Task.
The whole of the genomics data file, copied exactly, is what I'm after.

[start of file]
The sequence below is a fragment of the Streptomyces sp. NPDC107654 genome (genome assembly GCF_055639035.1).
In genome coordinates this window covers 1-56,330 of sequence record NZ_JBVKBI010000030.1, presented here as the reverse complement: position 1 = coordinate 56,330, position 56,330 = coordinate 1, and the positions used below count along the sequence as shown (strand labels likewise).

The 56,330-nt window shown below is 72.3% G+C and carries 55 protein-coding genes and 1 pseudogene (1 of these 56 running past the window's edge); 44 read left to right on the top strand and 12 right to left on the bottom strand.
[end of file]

The sequence below is a fragment of the Streptomyces sp. NPDC107654 genome (genome assembly GCF_055639035.1).
In genome coordinates this window covers 1-56,330 of sequence record NZ_JBVKBI010000030.1, presented here as the reverse complement: position 1 = coordinate 56,330, position 56,330 = coordinate 1, and the positions used below count along the sequence as shown (strand labels likewise).

The 56,330-nt window shown below is 72.3% G+C and carries 55 protein-coding genes and 1 pseudogene (1 of these 56 running past the window's edge); 44 read left to right on the top strand and 12 right to left on the bottom strand.